Following from Deepak Ranjan Jena, Managing Editor, Media Watch email@example.com
Media Watch Communication Journal
Impact Factor: SJIF 3.276 | IIFS 0.993 | ISRA 0.834
(Indexing: SCOPUS, Thomson Reuters ISI, EBSCO)
Abstract: September 2014, Vol. 5 No. 3
Pseudo-Events as a Mesocyclone: Rethinking Boorstin’s Concept in the Digital Age
TIMOTHY R. GLEASON
University of Wisconsin Oshkosh, USA
Daniel J. Boorstin’s concept of pseudo-events has been around almost as long as Queen Elizabeth II’s reign as monarch. 2012 was the year of the Diamond Jubilee, a 60-year anniversary, which can be viewed as a giant pseudo-event made from smaller pseudo-events. Compliant media were ready and willing to present images reinforcing the power, authority, and naturalness of the monarchy. The Diamond Jubilee, as an event and subject of analysis, exemplified the reconceptualization of pseudo-events using the analogy of a Mesocyclone. The Mesocyclone model of social media and journalism relations, developed in this study, reflects the transformation of relations between media planners, the news media, and the public. The Mesocyclone represents the challenges faced by media planners in creating, sharing, and encouraging others to participate in the process while attempting to keep the news media and public aligned with the event’s message. However, the Mesocyclone is unpredictable because social media sharing has enabled the news media and public to craft their own messages, as well as possibly change the meaning of the event. Boorstin’s concept of pseudo-events has been expanded by also considering Louis Althusser’s Ideological State Apparatus in using the Diamond Jubilee’s pro-monarchy theme as an example.
Journalistic News Framing of White Mainstream Media during the Civil Rights Movement: A Content Analysis of the Montgomery Bus Boycott
University of Tennessee at Chattanooga, USA
Most social movements receive some type of news media coverage during the course of the movement. How the media covers a social movement and its participants is critical in the influence it plays on media consumers. This study analyzes the news framing of the Montgomery Bus Boycott. On December 5, 1955, Rosa Parks refused to give up her bus seat for a white man. That act of refusal resulted in a 381-day protest of the city’s segregated bus system. This research elucidates how the boycott was framed in the local newspaper, Montgomery Advertiser. The findings of this study are crucial in understanding the complexity of past and contemporary social movements, and how social norms may influence the ensuing news coverage.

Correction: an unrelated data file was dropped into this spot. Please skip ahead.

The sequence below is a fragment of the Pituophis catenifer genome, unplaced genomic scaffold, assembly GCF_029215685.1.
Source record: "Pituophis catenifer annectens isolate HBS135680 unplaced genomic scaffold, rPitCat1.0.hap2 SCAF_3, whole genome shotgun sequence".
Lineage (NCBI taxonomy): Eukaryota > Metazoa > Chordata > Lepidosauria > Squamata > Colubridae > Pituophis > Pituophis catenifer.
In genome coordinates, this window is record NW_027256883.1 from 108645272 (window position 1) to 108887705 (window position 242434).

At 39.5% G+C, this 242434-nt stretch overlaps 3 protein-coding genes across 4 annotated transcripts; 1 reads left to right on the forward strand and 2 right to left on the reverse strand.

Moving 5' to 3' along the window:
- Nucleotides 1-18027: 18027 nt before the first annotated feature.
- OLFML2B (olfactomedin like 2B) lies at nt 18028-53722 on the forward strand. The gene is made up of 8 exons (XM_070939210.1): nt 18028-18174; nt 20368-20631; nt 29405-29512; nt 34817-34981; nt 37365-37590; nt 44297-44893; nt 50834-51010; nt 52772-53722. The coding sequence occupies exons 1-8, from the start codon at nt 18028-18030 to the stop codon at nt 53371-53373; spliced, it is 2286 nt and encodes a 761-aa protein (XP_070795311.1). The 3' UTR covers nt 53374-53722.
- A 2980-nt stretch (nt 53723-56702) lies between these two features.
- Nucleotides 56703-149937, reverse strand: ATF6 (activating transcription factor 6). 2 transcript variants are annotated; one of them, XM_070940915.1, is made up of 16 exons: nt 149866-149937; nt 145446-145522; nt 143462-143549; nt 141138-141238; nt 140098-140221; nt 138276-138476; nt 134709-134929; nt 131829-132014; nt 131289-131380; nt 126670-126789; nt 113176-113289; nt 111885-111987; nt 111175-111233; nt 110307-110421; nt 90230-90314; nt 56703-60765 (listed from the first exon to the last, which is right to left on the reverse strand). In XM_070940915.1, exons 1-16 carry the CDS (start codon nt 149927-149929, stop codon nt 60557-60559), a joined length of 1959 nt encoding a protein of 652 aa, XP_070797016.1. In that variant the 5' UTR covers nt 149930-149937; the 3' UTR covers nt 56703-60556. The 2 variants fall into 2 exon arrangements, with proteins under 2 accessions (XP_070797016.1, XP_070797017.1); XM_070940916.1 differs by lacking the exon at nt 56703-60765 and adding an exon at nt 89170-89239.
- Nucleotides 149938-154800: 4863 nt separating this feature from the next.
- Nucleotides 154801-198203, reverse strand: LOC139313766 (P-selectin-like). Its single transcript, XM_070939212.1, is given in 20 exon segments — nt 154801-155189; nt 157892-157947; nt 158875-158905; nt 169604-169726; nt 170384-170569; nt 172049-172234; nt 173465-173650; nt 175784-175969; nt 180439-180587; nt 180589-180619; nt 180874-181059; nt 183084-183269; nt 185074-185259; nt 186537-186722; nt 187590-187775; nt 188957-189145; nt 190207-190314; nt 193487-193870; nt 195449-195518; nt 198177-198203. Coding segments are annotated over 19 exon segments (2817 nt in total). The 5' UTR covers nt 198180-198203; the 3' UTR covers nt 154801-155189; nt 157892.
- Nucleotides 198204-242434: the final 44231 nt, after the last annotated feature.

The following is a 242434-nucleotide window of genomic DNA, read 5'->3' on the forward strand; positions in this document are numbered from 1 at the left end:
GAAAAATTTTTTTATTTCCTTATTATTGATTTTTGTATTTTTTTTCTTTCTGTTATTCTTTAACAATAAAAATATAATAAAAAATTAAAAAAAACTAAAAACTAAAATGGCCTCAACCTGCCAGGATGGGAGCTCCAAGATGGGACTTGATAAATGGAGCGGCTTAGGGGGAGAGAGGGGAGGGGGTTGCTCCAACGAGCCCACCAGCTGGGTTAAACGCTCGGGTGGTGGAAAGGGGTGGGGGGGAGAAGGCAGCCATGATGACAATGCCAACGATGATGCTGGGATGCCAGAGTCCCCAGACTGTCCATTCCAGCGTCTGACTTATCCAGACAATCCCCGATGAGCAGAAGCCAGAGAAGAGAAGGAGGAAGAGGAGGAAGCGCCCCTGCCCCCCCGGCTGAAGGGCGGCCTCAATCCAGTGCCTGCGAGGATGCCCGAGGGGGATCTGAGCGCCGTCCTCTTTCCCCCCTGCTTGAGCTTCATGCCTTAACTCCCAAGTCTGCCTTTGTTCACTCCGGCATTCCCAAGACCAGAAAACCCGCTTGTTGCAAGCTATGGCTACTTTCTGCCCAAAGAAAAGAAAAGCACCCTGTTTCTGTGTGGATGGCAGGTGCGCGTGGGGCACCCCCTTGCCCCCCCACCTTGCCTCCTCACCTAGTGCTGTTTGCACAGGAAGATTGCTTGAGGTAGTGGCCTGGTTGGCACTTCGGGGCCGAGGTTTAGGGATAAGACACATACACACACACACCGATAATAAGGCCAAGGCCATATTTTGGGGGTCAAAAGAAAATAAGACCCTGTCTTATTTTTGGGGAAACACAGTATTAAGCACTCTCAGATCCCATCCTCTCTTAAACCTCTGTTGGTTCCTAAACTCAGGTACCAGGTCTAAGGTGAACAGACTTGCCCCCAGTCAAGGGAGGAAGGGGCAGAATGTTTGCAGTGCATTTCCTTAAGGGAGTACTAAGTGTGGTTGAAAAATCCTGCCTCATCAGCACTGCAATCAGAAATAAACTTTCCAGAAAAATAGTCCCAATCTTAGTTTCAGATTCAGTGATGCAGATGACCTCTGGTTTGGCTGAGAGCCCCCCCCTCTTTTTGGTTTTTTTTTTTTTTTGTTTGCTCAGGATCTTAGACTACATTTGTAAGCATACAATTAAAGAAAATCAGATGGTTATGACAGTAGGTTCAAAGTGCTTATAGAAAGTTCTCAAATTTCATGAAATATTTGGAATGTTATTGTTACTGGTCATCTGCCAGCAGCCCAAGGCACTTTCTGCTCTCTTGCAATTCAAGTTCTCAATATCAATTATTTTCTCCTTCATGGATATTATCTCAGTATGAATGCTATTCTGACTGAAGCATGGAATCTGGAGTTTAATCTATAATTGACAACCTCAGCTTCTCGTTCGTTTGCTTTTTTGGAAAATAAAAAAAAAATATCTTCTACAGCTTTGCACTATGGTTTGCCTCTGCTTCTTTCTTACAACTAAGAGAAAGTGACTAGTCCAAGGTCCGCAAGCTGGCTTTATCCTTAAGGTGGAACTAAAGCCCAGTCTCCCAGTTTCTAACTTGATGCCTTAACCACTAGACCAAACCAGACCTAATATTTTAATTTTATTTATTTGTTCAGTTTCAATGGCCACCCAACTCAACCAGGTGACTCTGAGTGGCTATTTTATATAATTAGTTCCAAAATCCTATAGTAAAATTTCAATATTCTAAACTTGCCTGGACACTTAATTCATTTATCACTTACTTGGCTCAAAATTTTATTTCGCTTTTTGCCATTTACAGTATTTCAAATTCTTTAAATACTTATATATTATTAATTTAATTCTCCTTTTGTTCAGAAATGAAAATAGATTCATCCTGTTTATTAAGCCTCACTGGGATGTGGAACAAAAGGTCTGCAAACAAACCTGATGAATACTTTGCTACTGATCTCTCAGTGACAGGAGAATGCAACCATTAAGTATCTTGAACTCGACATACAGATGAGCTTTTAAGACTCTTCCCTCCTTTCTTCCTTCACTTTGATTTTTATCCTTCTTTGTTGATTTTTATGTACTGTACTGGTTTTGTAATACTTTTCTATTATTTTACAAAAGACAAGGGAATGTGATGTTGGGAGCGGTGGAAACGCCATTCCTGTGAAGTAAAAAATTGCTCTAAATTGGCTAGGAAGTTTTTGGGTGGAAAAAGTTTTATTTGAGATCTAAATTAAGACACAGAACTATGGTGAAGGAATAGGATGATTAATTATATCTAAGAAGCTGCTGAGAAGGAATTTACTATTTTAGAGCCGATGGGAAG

The Hegemonic Dance Partners: United States and North Korea
SKYE C. COOLEY & MARK GOODMAN
Mississippi State University
On March 31, 2014 North Korea and South Korea shot artillery shells into each country’s territorial waters. No one was injured in another incident of the 60 years of conflict on the Korean peninsula. This rather nonsensical activity of war is just another step in the hegemonic dance steps initiated by the Democratic People’s Republic of Korea. This paper applies the theory of hegemony to explain why the leadership of North Korea requires on-going conflict without war.
Visual Exploration of Environmental Issues: Photographers as Environmental Advocates
MICHELLE I. SEELIG
University of Miami, USA
Photographers of recent years document land, nature, and the environment to reveal to the public, politicians and lawmakers decay or spoiled lands, endangered cultures and wildlife, and other issues affecting the degradation of Earth’s natural resources and all its inhabitants. Different from their predecessors, contemporary photographers use all media to expose and make the public aware of wide-ranging environmental concerns. Therefore, the purpose of this research was to explore how photographers visually document environmental issues. Interviews and analysis of environmental and nature photographers’ websites are the primary sources for this exploratory study. Findings reveal photographers do not just document the environment, they engage in media as activism. More than words and pictures, media activism comprises a myriad of mediated content from still photos, to moving images, graphics, audio, web and mobile devices, as well as social media all in an effort to improve society.
Press and Corporate Reputation: Factors Affecting Biasness of Business News Reporting in Malaysia
LEE YUEN BENG
School of Communication, Universiti Sains Malaysia
TAN KHOON YAN
Graduate School of Business, Universiti Sains Malaysia
In Malaysia, media bias has always been a hot debated issue. The ruling Barisan Nasional coalition often portrays itself as an advocate of press freedom while the masses often feel otherwise as media organisations are either directly or indirectly owned by component parties of the Barisan Nasional. Readers therefore commonly accuse these organisations of practising media control although the latter often maintains that they are free from external factors or from governmental control. Till date, researches about media biasness have only studied the effects of media biasness on corporate reputations but not about the factors associated to such biasness and are often done within Western contexts. This paper fills these gaps by examining the links between the personal interest of a journalist and their level of compliance with the National Union of Journalists’ Code of Conduct, audience pressure, political interests, and the biasness of business news reporting in Malaysia.
I am Pretty and I know It: Redefining Masculinities in The King and The Clown
SOH, WENG-KHAI & NGO, SHEAU-SHI
Universiti Sains Malaysia, Malaysia